Through various misadventures (a colloquy about hats, bad train luck, forgetting to go to the ATM), we didn’t get to our seats until there were two out in the top of the first. If the Sesame Street characters had done any cavorting, I’m afraid we missed it. Four-year-old attention spans being what they are, I’d sprung for mezzanine boxes to ensure Joshua would be able to see. But those seats were under a broiling sun, and after a couple of innings I realized the shallow arc the sun was traversing across the sky wouldn’t put us into shade until it no longer mattered.

Joshua, like many children, is apparently made of asbestos — despite the temperature threatening to soften lead, he decided the best vantage point for watching the game was my lap, and once there he could amuse himself by wriggling, grabbing my face and scraping the hair off my legs with the bottom of his sandals. My kid is a precocious baseball fan, but this wasn’t one of his high-focus days — among other things, doves, airplanes and cranes moving around at Citi Field offered much more interest than whatever the Mets and Braves were doing down there. By the middle innings we were both drenched with sweat, sticky with overflow ketchup and chocolate ice cream, and fractious, sniping about the timing of mandatory bathroom trips and debating the proper relationship between not listening to fathers and the likelihood of getting further treats. And the Mets weren’t helping, not with John Maine pulling his usual act of getting unnerved by a bit of bad luck, only this time he gave up a shockingly long homer to Chipper (whom I tried to teach my unnervingly fair-minded son to boo) and then a less-flamboyant one to Teixeira.

Not very Ozzie and Harriet, but we did rally once we were able to move up and grab some seats in the shade. And the Mets rallied too — in the ninth Joshua found his misplaced focus and began energetically cheering on Reyes and Gotay, loudly and confidently informing our neighbors of scenarios in which we’d turn a 7-3 deficit into a chance to play more baseball. He was aghast that his bringdown of a father could only muster muted cheers for Wright’s home run.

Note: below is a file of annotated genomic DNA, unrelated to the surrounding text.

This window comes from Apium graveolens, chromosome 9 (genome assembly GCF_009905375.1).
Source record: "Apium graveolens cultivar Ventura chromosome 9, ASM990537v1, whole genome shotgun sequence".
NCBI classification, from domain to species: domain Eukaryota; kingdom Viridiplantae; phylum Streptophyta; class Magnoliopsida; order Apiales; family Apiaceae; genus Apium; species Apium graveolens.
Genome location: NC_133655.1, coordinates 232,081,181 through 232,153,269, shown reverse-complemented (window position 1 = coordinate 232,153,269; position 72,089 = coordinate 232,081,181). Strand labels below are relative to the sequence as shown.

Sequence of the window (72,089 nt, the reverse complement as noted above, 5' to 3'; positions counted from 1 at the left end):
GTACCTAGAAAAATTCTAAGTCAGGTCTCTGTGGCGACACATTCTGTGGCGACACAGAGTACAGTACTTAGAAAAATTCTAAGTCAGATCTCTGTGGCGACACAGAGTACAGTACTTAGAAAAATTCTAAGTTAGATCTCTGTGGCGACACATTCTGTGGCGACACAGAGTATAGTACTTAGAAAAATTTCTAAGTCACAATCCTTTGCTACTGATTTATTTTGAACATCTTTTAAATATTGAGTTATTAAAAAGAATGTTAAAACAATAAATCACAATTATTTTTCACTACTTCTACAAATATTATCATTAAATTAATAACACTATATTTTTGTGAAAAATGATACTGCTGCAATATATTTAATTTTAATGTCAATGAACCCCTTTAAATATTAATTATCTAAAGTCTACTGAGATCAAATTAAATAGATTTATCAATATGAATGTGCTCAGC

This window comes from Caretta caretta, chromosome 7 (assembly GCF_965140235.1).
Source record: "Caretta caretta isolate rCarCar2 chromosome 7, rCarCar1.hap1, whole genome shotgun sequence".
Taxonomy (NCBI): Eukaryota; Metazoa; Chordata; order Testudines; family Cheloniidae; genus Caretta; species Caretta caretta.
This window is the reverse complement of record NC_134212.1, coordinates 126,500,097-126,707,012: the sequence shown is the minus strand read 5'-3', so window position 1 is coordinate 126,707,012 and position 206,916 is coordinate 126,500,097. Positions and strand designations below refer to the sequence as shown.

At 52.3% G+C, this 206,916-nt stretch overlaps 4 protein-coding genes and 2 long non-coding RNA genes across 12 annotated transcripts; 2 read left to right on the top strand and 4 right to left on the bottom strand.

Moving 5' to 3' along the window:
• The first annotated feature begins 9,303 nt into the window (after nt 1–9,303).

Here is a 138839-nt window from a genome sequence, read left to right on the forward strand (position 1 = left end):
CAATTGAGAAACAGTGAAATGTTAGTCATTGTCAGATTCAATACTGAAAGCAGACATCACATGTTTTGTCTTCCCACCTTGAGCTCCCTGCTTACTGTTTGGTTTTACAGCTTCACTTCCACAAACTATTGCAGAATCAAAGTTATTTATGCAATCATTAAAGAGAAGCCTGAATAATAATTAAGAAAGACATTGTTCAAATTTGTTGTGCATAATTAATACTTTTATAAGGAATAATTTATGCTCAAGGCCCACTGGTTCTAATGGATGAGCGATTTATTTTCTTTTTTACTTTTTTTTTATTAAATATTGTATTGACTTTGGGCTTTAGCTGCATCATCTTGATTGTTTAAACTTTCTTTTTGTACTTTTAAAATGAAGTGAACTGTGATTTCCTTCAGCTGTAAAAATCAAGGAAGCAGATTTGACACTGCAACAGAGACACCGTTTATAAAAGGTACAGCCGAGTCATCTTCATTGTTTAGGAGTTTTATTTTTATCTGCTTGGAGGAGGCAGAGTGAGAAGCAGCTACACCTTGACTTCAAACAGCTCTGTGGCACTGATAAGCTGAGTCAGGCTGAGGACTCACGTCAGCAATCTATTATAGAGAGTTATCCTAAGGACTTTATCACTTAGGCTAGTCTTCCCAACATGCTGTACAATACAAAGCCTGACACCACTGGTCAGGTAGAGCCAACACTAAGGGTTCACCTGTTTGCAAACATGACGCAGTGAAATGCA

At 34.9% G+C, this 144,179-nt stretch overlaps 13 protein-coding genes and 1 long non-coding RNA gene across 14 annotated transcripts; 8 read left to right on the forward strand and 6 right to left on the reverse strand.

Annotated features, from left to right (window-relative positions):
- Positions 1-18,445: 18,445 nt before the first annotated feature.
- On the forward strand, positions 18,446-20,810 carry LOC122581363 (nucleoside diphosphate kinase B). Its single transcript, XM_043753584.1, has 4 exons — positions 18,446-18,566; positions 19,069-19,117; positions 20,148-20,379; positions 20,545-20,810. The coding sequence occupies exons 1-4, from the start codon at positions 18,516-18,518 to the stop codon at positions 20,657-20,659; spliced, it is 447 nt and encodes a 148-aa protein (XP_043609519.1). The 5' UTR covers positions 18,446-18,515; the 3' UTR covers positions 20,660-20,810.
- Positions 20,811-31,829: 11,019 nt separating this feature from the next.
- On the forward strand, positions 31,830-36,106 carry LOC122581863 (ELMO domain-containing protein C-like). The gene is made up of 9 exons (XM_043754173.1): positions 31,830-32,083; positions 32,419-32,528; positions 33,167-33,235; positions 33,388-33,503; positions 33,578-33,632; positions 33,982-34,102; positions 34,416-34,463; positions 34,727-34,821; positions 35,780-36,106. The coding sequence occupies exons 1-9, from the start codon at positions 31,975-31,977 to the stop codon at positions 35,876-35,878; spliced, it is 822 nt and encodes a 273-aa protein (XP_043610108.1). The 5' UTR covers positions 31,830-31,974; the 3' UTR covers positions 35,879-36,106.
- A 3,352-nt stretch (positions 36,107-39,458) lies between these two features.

“But it’s only 7-6,” I said, thinking darkly of the tack-on runs we’d allowed. “We’re still a run behind.”

“Daddy,” Joshua said gravely. “If we lose 7-6 that’s still better, because they really tried.”

“A loss is still a loss,” I retorted, and immediately tried to snatch the words back, because Joshua wasn’t necessarily right in a baseball sense, but he was undeniably right in the ways that matter to four-year-olds. (Fortunately, he was trying to scavenge a beer-soaked Matt Yallof card from beneath the next seat and didn’t hear me.)

And damned if we didn’t almost do it. Only the need to keep a steadying hand on my kid (by then half-unhinged by sun and sugar) kept me from leaping out of my seat for Delgado’s drive — so obviously gone, so obviously … in Willie Harris’s glove. Joshua argued that the rules said you weren’t allowed to jump over the fence, and kept insisting on the point until he abruptly contorted himself into a ball on a seat in a fantastically crowded 7 car and passed out, a condition he stayed in through the hike through 42nd Street, the 2/3, the walk home and about an hour of couch time.

Father-son baseball trips, like rubber games, don’t always go exactly the way you would have scripted them. But for all that, they’re among our better inventions. That night we heard Joshua singing himself to sleep with “Take Me Out to the Ballgame,” and I watched footage of Delgado’s liner and thought, with a smile, that hey, they really tried.